composure [kuh m-poh-zher] noun.
1. serene, self-controlled state of mind; calmness; tranquility:
Composure ultimately empowers.
By reaching that sphere of serenity and confidence, we can achieve our full potential.
Real Friends make a major leap towards this space on their appropriately titled third
full-length album, Composure [Fearless Records]. The Tinley Park, IL quintet—Dan
Lambton [vocals], Dave Knox [guitar], Eric Haines [guitar], Kyle Fasel [bass], and Brian
Blake [drums]—perfect their patented one-two punch of punk and pop, while penning
their most personal tunes to date.
“We wanted it to be the standout album and literally reclaim our composure,” says
Kyle. “In some ways, it felt like we were on autopilot or something until now. We had
a conversation. We didn’t hold anything back. We devoted one million percent to the
music, were present, and showed who we truly are.”
Following a whirlwind of touring in support of 2016’s The Home Inside My Head, the
boys dove into writing a year later. They headed to Los Angeles to record with
producer Mike Green—who helmed a handful of tracks on The Home Inside My Head.
Musically, they built on this incredible foundation by pushing themselves as writers
first and foremost.
“For us, it’s truly the definition of a new start,” Kyle elaborates. “We’re not beating
around the bush. On the whole, we weren’t satisfied with the The Home Inside My
Head. We felt like something got lost along the way. It was a really good lesson
though. So, the songwriting became the focus. We aimed to make the most energetic,
dynamic, and catchiest anthems we could.”
Despite harnessing instant chemistry with Green, the process presented a myriad of
challenges as Dan’s bipolar disorder worsened.
“Everything was a huge clusterf**k while we were recording,” sighs Dan. “I was
bouncing off the walls and just losing my mind. I couldn’t control myself. It was hard
to pin me down in one direction. I was smoking too much weed. I was getting into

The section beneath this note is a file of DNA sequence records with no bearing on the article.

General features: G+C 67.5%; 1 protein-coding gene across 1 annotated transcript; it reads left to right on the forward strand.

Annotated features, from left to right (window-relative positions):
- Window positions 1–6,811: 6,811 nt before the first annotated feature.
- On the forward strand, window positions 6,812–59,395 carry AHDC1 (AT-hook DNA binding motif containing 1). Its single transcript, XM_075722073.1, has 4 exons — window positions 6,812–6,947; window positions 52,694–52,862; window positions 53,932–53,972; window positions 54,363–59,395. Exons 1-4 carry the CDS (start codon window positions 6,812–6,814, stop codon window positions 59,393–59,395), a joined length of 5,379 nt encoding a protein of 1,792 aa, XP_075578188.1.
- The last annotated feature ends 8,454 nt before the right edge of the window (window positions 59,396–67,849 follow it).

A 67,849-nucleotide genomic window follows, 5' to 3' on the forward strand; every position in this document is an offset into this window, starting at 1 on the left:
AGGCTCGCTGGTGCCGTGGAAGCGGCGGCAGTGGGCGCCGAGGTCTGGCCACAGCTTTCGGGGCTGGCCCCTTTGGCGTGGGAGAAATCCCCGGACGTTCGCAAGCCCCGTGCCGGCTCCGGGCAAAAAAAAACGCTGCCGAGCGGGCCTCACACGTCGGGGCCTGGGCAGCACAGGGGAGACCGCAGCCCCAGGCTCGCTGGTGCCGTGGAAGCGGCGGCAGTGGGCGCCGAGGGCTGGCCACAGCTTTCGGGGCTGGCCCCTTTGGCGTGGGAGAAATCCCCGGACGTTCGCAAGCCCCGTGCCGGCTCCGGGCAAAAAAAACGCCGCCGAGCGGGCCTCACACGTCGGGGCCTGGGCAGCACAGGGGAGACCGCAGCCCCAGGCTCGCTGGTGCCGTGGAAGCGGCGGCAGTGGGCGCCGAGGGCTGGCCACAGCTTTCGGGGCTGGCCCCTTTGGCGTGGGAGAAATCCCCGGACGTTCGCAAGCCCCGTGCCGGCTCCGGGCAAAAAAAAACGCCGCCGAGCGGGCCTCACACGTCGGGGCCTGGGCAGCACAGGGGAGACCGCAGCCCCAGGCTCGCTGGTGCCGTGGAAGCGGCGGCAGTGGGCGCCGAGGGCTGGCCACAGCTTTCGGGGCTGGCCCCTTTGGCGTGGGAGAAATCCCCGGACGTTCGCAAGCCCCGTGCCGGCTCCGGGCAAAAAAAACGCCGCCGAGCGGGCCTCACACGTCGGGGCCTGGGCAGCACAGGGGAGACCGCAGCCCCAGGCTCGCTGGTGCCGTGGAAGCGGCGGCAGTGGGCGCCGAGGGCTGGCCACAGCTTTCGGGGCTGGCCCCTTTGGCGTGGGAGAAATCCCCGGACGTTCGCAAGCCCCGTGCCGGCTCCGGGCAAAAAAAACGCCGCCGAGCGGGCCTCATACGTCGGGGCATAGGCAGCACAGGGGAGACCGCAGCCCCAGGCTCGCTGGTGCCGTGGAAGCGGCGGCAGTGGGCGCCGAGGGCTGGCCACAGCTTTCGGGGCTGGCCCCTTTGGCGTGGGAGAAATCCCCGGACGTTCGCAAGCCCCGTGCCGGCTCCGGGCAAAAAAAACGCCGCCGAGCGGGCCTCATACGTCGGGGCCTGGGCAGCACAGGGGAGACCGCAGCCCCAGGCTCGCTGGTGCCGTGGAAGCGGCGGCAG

trouble. It was a big wakeup call. Everybody finally sat me down and asked, ‘What
the f**k is going on with you? We’ve got to fix something here’.”
After he finished his parts, Dan found a new psychiatrist in Illinois, received a
different prescription, enrolled in an outpatient program, and attended group therapy
alongside his bandmates. The vocalist openly shared his journey and struggles on
social media, engendering empathy and eliciting similar stories from the fans. It
strengthened the Real Friends community in the process and set the stage for
The album’s first single “From The Outside” hinges on an off-time riff that swings into
a confessional chorus as Dan sings, “From the outside, I seem fine. On the inside, I’m
still sick. The pill’s a temporary fix.” Each word immediately connects as the music
reflects a frenetic and fiery feeling.
“It’s about the use of medication, how it doesn’t sometimes work out, and the feeling
of confusion,” Dan goes on. “The uncertainty can extend to everything in life. We
don’t always know what’s good or bad for us. We question why we feel certain ways
when things may seem crazy. In bipolar disorder, untreated mania and depression go
wildly out-of-control. With the mania, I feel invincible. On the other end of the
spectrum, it’s just the opposite. I think we all share similar feelings.”
Meanwhile, “Smiling On The Surface” builds from acoustic guitar into another high
energy chant. The sweeping dynamic underscores a relatable message written by
With many tunes about coming-of-age, the boys tackled another phase of this struggle
in the poignant slow burn of “Unconditional Love,” which is “about how we end up
taking care of our parents.”
In the end, Real Friends have certainly come full circle, found their composure, and
remain ready for their brightest chapter yet.
“Emotionally, I hope listeners feel connected to it,” concludes Kyle. “On a guttural
level, I hope they think it’s our best release so far. That’s what we set out to make.”